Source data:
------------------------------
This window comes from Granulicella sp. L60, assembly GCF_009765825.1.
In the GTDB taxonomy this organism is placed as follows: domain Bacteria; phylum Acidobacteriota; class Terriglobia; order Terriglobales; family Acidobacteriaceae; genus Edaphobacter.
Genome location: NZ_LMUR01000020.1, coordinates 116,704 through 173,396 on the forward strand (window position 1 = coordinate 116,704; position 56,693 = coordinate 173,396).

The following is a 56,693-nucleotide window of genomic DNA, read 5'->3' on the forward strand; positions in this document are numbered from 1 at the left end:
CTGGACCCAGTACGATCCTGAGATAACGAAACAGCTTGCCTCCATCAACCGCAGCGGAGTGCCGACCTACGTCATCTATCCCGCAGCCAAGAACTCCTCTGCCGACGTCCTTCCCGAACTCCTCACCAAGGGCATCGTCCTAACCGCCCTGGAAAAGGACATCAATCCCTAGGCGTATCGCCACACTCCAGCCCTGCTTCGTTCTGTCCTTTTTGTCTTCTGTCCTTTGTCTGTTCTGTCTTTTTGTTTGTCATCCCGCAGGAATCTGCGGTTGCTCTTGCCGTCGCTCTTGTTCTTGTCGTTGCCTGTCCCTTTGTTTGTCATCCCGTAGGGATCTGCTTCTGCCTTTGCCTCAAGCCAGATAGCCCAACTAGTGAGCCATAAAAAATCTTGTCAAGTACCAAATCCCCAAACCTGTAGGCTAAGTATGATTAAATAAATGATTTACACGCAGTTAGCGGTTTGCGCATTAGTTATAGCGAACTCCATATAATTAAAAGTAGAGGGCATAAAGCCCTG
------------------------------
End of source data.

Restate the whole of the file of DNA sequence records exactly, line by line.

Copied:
This window comes from Granulicella sp. L60, assembly GCF_009765825.1.
In the GTDB taxonomy this organism is placed as follows: domain Bacteria; phylum Acidobacteriota; class Terriglobia; order Terriglobales; family Acidobacteriaceae; genus Edaphobacter.
Genome location: NZ_LMUR01000020.1, coordinates 116,704 through 173,396 on the forward strand (window position 1 = coordinate 116,704; position 56,693 = coordinate 173,396).

The following is a 56,693-nucleotide window of genomic DNA, read 5'->3' on the forward strand; positions in this document are numbered from 1 at the left end:
CTGGACCCAGTACGATCCTGAGATAACGAAACAGCTTGCCTCCATCAACCGCAGCGGAGTGCCGACCTACGTCATCTATCCCGCAGCCAAGAACTCCTCTGCCGACGTCCTTCCCGAACTCCTCACCAAGGGCATCGTCCTAACCGCCCTGGAAAAGGACATCAATCCCTAGGCGTATCGCCACACTCCAGCCCTGCTTCGTTCTGTCCTTTTTGTCTTCTGTCCTTTGTCTGTTCTGTCTTTTTGTTTGTCATCCCGCAGGAATCTGCGGTTGCTCTTGCCGTCGCTCTTGTTCTTGTCGTTGCCTGTCCCTTTGTTTGTCATCCCGTAGGGATCTGCTTCTGCCTTTGCCTCAAGCCAGATAGCCCAACTAGTGAGCCATAAAAAATCTTGTCAAGTACCAAATCCCCAAACCTGTAGGCTAAGTATGATTAAATAAATGATTTACACGCAGTTAGCGGTTTGCGCATTAGTTATAGCGAACTCCATATAATTAAAAGTAGAGGGCATAAAGCCCTG